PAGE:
David talks about online subscriptions, message boards and even user generated story ides. This was in the late 1990s, about the same time I joined the BBC, and we were doing very similar work. I loved it. It played to my passion for journalism, technology and exploring news ways of storytelling. I still get excited thinking about what we achieved.

In the final section of the article, David says twice that he failed. “I failed abjectly at trying to get newspapers to buy into these opportunities,” he says. He was a publisher, investor and newspaper association director. He had industry connections and some of his own resources, and yet he couldn’t convince other publishers to embrace digital opportunities and get ahead of digital disruption. It was, and it often still is, incredibly hard to convince people to change, particularly when the full impact of new technology, in this case the Internet, isn’t yet obvious. I’ve heard stories like David’s from editors and managers across the industry, and I have a few of my own.

When I took the buyout from The Guardian in 2010, I felt sad because I knew that as a digital journalist with 15 years of online experience, that there was so much more I could have done had I been able to figure the secret handshake that unlocked resources and strategic support. I often joke that at The Guardian, anything was possible for me as long as it required no staff and no budget.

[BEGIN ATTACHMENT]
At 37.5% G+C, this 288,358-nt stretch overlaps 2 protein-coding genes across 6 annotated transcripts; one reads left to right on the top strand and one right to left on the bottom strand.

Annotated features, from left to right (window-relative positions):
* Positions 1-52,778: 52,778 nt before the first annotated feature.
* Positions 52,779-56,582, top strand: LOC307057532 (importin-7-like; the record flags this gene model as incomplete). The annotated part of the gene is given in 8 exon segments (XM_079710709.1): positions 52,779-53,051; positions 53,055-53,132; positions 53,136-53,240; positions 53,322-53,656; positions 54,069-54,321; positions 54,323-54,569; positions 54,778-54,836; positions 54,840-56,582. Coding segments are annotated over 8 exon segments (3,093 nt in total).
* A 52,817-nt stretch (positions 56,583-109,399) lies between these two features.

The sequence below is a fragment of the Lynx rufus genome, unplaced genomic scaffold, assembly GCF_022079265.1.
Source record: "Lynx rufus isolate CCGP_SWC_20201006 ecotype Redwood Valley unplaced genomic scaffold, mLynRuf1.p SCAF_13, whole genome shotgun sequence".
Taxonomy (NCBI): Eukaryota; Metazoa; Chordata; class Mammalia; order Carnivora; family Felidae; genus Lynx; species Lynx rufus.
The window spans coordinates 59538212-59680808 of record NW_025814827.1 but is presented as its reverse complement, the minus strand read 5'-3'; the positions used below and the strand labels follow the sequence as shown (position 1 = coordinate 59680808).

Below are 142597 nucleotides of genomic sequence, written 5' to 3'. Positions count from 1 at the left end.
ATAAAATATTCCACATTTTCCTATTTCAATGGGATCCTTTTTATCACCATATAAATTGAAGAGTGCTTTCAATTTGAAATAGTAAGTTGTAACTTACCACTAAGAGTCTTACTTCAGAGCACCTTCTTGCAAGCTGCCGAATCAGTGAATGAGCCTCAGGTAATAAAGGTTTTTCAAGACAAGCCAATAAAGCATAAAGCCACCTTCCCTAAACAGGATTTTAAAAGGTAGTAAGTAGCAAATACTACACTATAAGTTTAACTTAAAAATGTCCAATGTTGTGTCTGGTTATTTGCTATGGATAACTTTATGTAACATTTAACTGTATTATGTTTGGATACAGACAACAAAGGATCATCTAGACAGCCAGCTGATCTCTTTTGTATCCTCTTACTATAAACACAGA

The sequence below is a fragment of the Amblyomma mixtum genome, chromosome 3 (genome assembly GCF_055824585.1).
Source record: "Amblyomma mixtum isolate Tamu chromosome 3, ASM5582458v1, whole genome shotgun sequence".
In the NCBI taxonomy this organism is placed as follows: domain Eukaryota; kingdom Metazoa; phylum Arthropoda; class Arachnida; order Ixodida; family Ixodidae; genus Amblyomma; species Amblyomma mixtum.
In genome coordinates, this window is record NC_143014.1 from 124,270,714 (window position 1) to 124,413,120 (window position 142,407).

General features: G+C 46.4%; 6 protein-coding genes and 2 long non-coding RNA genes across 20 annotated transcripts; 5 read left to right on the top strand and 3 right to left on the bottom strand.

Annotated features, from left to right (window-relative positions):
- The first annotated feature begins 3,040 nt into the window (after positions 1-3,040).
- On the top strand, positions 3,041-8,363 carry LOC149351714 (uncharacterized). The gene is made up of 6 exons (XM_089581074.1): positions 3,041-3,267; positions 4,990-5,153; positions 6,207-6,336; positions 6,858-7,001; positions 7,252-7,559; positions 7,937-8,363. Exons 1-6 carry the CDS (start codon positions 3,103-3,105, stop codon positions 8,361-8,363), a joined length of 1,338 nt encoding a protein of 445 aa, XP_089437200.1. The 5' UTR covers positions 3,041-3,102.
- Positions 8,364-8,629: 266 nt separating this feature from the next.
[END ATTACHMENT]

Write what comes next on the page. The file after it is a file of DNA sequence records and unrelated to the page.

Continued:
I do think that 2013 is a different era, because major organisations have stated that their goal is to focus on digital. There are news orgs that say they are digital first, and that was really rare in 2006. The direction of travel is, without doubt, towards digital.

A lot of young journalists will be like I was in the mid-1990s, able to work on exciting projects that push the boundaries of journalism and engagement. But move away from the coal face, and battles over digital, over change, are still happening. These battles are not unique to just one or two organisations, they are commonplace across the industry (and across many other industries too).

I’ve learned a lot during my work as a consultant about how to help organisations change. I can’t wait to take this experience to my next job. I’ve still got the passion and the fire for creating the future of journalism, but I have a few new tricks, beyond being geekier than the average journalist, to move the dial of organisational change in the right direction.

David’s article is also is important for young digital journalists to realise that there were a lot of innovators who fought, and sadly often lost the battle, to help newspapers respond to digital disruption. To believe that you are the first generation of digital guerrillas is to be ignorant of journalism’s history. I started in digital journalism in 1996, and I count true digital pioneers from a generation before me as mentors and friends. My work and the work of the current generation of digital journalists is built on their shoulders. All of us from those early days can look back and see points where we failed to bring about the change we wanted, but I salute David and so many others like him. They might not have achieved all of their ambitions, but they made this new era of digital journalism possible. You, sir, did not fail.